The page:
Missing Swedish scribe Kim Wall’s torso found after submarine joyride in Denmark; horrific details emerge
The headless body that was found on a beach in Copenhagen was identified as the late Swedish journalist Kim Wall.
The headless body that was found on a beach in Copenhagen was identified as the late Swedish journalist Kim Wall. The journalist is believed to have died in a submarine built by an amateur a few days ago, Danish police said, the Associated Press said.
It was last seen on 10 August aboard the submarine of Danish inventor Peter Madsen, UC3 Nautilus, whom police believe sank off the east coast of Denmark the following day intentionally.
Madsen, who was later arrested on preliminary charges of homicide, denied any connection to the journalist’s disappearance. Members of Wall’s family said the 30-year-old freelance journalist was working on a Madsen story. His body was found on a beach, the agency’s report added.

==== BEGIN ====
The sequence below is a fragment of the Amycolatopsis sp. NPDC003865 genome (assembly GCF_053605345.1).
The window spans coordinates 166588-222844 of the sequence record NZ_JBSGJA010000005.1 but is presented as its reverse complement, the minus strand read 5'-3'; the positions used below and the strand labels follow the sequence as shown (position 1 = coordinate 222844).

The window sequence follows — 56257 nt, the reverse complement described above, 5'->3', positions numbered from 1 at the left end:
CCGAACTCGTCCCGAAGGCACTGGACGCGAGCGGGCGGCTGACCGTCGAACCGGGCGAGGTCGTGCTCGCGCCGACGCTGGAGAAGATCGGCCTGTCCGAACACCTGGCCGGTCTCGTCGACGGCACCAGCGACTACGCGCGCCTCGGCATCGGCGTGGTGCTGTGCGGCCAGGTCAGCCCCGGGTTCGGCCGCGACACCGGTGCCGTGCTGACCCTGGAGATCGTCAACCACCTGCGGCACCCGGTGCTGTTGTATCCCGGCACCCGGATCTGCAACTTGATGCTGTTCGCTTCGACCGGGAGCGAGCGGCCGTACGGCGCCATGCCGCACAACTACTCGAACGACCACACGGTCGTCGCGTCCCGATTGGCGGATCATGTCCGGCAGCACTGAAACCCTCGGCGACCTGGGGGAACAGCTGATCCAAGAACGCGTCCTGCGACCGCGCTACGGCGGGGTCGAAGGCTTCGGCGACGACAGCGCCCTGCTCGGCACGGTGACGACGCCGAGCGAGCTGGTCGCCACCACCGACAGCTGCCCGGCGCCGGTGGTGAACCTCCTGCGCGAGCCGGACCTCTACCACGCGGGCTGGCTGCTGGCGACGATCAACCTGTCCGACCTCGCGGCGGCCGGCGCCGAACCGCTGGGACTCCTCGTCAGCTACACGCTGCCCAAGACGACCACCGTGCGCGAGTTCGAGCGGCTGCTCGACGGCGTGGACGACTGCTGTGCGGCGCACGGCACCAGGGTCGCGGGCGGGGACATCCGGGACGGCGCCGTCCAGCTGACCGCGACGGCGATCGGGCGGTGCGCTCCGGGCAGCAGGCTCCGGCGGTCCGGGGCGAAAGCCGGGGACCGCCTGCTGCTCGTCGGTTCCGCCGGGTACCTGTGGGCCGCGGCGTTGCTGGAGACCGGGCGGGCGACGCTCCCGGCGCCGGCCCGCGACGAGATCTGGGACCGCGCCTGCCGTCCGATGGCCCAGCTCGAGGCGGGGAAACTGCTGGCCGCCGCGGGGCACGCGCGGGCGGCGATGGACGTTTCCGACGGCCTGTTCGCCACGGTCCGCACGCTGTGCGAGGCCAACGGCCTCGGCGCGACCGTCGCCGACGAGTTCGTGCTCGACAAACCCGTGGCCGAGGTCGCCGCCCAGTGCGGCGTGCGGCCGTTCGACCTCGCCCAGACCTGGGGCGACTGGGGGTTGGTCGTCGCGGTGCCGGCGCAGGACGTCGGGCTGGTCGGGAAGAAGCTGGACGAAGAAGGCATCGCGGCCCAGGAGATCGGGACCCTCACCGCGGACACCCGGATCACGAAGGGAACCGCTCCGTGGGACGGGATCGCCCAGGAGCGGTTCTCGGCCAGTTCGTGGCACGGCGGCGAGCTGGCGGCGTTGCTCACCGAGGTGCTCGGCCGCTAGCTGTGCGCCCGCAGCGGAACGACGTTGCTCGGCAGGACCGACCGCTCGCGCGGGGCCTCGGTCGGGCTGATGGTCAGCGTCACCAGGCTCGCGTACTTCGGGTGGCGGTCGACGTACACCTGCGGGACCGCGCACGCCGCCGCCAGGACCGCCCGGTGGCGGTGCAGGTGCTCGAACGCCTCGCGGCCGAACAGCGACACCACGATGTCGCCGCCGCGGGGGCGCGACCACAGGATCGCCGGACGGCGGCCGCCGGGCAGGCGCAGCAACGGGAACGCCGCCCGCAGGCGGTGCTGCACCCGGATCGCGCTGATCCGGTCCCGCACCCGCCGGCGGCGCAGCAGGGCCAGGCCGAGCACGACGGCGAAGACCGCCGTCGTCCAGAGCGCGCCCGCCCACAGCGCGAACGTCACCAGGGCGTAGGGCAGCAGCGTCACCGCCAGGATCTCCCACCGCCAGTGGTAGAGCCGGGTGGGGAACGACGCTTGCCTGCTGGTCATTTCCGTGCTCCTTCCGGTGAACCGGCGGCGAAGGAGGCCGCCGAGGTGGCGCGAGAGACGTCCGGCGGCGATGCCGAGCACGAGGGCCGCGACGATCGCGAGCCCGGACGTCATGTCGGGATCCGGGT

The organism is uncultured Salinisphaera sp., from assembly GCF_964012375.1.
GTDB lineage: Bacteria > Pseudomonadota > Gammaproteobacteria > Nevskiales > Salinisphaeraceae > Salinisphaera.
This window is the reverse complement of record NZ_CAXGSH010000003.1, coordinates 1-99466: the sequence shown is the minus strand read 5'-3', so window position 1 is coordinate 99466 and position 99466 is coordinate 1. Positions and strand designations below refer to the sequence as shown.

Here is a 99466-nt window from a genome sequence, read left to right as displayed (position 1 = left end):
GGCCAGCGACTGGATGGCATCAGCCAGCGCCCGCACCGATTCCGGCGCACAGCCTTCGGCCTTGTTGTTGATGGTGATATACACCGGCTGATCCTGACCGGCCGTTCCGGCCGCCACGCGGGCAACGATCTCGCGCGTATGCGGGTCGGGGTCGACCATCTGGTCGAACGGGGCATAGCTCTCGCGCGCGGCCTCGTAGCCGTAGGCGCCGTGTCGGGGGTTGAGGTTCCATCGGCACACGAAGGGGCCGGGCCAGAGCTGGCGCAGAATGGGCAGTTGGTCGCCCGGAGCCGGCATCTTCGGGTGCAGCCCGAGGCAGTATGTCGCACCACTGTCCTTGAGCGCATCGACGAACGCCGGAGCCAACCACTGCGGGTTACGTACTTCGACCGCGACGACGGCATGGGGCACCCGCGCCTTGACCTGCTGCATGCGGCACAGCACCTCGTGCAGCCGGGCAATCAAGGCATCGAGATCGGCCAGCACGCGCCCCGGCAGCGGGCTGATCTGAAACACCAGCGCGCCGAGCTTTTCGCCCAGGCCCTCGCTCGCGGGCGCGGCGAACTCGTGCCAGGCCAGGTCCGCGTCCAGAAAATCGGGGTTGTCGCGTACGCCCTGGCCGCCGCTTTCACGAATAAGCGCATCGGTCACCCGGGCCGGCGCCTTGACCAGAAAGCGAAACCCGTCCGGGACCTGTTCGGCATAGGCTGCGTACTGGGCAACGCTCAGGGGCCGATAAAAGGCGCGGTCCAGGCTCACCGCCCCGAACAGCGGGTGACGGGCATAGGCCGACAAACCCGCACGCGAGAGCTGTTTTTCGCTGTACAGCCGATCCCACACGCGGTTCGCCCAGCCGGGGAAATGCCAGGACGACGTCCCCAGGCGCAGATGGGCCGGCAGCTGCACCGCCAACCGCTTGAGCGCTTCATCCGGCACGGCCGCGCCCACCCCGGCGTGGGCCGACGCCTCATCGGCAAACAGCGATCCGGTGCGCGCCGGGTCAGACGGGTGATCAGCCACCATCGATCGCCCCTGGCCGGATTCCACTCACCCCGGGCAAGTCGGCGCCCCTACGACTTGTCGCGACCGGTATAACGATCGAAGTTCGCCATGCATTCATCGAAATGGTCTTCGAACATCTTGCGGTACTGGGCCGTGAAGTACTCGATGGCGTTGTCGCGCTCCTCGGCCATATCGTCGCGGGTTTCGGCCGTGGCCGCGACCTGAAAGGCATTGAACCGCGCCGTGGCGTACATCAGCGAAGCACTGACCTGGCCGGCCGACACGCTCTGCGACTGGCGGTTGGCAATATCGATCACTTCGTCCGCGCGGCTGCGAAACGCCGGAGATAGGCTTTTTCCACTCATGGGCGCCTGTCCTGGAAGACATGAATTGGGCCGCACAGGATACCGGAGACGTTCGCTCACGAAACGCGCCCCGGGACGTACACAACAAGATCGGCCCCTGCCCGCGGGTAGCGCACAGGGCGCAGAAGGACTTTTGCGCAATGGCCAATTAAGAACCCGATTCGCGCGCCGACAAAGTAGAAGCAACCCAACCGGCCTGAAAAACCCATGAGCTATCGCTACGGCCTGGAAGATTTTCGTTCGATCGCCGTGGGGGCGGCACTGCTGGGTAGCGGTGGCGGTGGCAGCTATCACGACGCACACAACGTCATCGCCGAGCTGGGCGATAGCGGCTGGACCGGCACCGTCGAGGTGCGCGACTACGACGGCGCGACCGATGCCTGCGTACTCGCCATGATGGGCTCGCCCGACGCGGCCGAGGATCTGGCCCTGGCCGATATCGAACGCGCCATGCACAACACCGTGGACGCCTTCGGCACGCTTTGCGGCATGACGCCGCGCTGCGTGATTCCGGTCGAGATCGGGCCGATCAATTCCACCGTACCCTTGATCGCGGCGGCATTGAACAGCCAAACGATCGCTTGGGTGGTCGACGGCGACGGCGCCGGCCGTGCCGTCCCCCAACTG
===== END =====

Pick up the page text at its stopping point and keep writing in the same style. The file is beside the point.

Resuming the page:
DNA tests performed on the reporter confirmed that the torso was Wall’s, said Jens Moeller, the police investigator. He added that the torso was attached to a piece of metal, perhaps to make it sink.
The officer also said police found marks on the torso, suggesting that someone tried to squeeze the air out of the body so it would not float.
Madsen, 46, who remains in police custody, told investigators first that he had left the submarine to reach an island in northern Copenhagen for several hours on his journey and had no idea what had happened to him of that.
He later told investigators that “an accident occurred on board which led to his death” and that he “buried him” in the sea. His defense lawyer stated that his client continues to argue that he did not kill Wall.
A New York-based independent journalist living in New York and Beijing, Kim Wall, wrote for The Guardian, The New York Times, South China Morning Post and Vice Magazine among major publications, the Associated Press reported.